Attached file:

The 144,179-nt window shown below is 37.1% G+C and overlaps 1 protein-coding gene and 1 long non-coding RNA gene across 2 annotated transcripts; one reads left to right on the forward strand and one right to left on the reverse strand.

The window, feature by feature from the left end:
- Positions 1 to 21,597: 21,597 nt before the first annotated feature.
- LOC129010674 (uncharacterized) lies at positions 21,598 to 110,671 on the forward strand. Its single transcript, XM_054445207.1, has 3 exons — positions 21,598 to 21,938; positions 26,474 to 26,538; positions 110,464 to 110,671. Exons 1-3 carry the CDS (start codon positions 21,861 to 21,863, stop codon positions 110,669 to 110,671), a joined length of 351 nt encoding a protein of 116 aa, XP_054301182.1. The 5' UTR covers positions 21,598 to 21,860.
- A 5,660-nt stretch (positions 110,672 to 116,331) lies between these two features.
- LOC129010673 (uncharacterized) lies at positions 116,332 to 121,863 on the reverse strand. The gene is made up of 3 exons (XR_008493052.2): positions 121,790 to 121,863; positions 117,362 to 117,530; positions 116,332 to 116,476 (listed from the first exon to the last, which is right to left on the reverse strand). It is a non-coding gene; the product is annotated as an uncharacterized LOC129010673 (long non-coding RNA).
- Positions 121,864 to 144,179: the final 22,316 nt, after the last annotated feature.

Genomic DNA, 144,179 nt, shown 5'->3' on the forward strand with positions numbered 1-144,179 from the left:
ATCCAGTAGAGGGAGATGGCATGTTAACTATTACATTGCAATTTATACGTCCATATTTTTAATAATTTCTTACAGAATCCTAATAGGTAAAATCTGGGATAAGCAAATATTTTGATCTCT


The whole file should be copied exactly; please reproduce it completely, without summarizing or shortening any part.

The 144,179-nt window shown below is 37.1% G+C and overlaps 1 protein-coding gene and 1 long non-coding RNA gene across 2 annotated transcripts; one reads left to right on the forward strand and one right to left on the reverse strand.

The window, feature by feature from the left end:
- Positions 1 to 21,597: 21,597 nt before the first annotated feature.
- LOC129010674 (uncharacterized) lies at positions 21,598 to 110,671 on the forward strand. Its single transcript, XM_054445207.1, has 3 exons — positions 21,598 to 21,938; positions 26,474 to 26,538; positions 110,464 to 110,671. Exons 1-3 carry the CDS (start codon positions 21,861 to 21,863, stop codon positions 110,669 to 110,671), a joined length of 351 nt encoding a protein of 116 aa, XP_054301182.1. The 5' UTR covers positions 21,598 to 21,860.
- A 5,660-nt stretch (positions 110,672 to 116,331) lies between these two features.
- LOC129010673 (uncharacterized) lies at positions 116,332 to 121,863 on the reverse strand. The gene is made up of 3 exons (XR_008493052.2): positions 121,790 to 121,863; positions 117,362 to 117,530; positions 116,332 to 116,476 (listed from the first exon to the last, which is right to left on the reverse strand). It is a non-coding gene; the product is annotated as an uncharacterized LOC129010673 (long non-coding RNA).
- Positions 121,864 to 144,179: the final 22,316 nt, after the last annotated feature.

Genomic DNA, 144,179 nt, shown 5'->3' on the forward strand with positions numbered 1-144,179 from the left:
ATCCAGTAGAGGGAGATGGCATGTTAACTATTACATTGCAATTTATACGTCCATATTTTTAATAATTTCTTACAGAATCCTAATAGGTAAAATCTGGGATAAGCAAATATTTTGATCTCT